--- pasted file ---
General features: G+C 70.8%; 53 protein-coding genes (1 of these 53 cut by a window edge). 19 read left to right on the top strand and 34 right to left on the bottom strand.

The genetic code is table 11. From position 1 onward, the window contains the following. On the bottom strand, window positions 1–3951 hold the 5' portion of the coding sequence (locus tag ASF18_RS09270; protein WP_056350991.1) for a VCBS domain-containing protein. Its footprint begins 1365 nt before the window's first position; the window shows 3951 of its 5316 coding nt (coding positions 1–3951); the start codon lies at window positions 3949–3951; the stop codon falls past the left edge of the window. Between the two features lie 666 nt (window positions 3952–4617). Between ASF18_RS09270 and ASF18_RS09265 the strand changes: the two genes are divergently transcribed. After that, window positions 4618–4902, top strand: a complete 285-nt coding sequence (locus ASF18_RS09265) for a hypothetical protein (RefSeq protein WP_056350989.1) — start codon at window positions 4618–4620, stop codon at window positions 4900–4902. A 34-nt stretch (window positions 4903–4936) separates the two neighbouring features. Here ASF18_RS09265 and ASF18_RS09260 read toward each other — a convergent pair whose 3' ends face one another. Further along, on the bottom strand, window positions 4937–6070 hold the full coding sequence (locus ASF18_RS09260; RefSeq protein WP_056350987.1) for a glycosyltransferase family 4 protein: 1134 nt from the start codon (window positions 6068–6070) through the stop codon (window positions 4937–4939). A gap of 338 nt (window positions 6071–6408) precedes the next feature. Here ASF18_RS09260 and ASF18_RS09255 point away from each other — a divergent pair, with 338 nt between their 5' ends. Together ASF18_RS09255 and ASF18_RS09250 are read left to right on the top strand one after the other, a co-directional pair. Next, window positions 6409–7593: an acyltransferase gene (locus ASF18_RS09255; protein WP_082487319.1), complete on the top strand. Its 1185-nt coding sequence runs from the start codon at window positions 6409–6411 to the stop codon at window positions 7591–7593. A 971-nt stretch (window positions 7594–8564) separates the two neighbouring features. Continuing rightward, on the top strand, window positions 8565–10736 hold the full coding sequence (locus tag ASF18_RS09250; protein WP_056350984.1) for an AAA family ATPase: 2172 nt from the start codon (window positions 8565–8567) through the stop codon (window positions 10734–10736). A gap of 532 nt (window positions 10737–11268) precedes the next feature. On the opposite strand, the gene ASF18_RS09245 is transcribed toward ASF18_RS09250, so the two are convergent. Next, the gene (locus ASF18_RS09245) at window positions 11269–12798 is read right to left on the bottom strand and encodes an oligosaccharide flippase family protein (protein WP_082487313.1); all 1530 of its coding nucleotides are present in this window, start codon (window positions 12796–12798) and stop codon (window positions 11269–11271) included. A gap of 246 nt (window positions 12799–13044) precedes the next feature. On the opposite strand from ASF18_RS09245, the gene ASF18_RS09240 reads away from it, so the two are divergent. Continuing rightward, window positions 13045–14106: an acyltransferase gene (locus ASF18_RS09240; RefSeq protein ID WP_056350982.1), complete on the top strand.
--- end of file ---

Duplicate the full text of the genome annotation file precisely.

General features: G+C 70.8%; 53 protein-coding genes (1 of these 53 cut by a window edge). 19 read left to right on the top strand and 34 right to left on the bottom strand.

The genetic code is table 11. From position 1 onward, the window contains the following. On the bottom strand, window positions 1–3951 hold the 5' portion of the coding sequence (locus tag ASF18_RS09270; protein WP_056350991.1) for a VCBS domain-containing protein. Its footprint begins 1365 nt before the window's first position; the window shows 3951 of its 5316 coding nt (coding positions 1–3951); the start codon lies at window positions 3949–3951; the stop codon falls past the left edge of the window. Between the two features lie 666 nt (window positions 3952–4617). Between ASF18_RS09270 and ASF18_RS09265 the strand changes: the two genes are divergently transcribed. After that, window positions 4618–4902, top strand: a complete 285-nt coding sequence (locus ASF18_RS09265) for a hypothetical protein (RefSeq protein WP_056350989.1) — start codon at window positions 4618–4620, stop codon at window positions 4900–4902. A 34-nt stretch (window positions 4903–4936) separates the two neighbouring features. Here ASF18_RS09265 and ASF18_RS09260 read toward each other — a convergent pair whose 3' ends face one another. Further along, on the bottom strand, window positions 4937–6070 hold the full coding sequence (locus ASF18_RS09260; RefSeq protein WP_056350987.1) for a glycosyltransferase family 4 protein: 1134 nt from the start codon (window positions 6068–6070) through the stop codon (window positions 4937–4939). A gap of 338 nt (window positions 6071–6408) precedes the next feature. Here ASF18_RS09260 and ASF18_RS09255 point away from each other — a divergent pair, with 338 nt between their 5' ends. Together ASF18_RS09255 and ASF18_RS09250 are read left to right on the top strand one after the other, a co-directional pair. Next, window positions 6409–7593: an acyltransferase gene (locus ASF18_RS09255; protein WP_082487319.1), complete on the top strand. Its 1185-nt coding sequence runs from the start codon at window positions 6409–6411 to the stop codon at window positions 7591–7593. A 971-nt stretch (window positions 7594–8564) separates the two neighbouring features. Continuing rightward, on the top strand, window positions 8565–10736 hold the full coding sequence (locus tag ASF18_RS09250; protein WP_056350984.1) for an AAA family ATPase: 2172 nt from the start codon (window positions 8565–8567) through the stop codon (window positions 10734–10736). A gap of 532 nt (window positions 10737–11268) precedes the next feature. On the opposite strand, the gene ASF18_RS09245 is transcribed toward ASF18_RS09250, so the two are convergent. Next, the gene (locus ASF18_RS09245) at window positions 11269–12798 is read right to left on the bottom strand and encodes an oligosaccharide flippase family protein (protein WP_082487313.1); all 1530 of its coding nucleotides are present in this window, start codon (window positions 12796–12798) and stop codon (window positions 11269–11271) included. A gap of 246 nt (window positions 12799–13044) precedes the next feature. On the opposite strand from ASF18_RS09245, the gene ASF18_RS09240 reads away from it, so the two are divergent. Continuing rightward, window positions 13045–14106: an acyltransferase gene (locus ASF18_RS09240; RefSeq protein ID WP_056350982.1), complete on the top strand.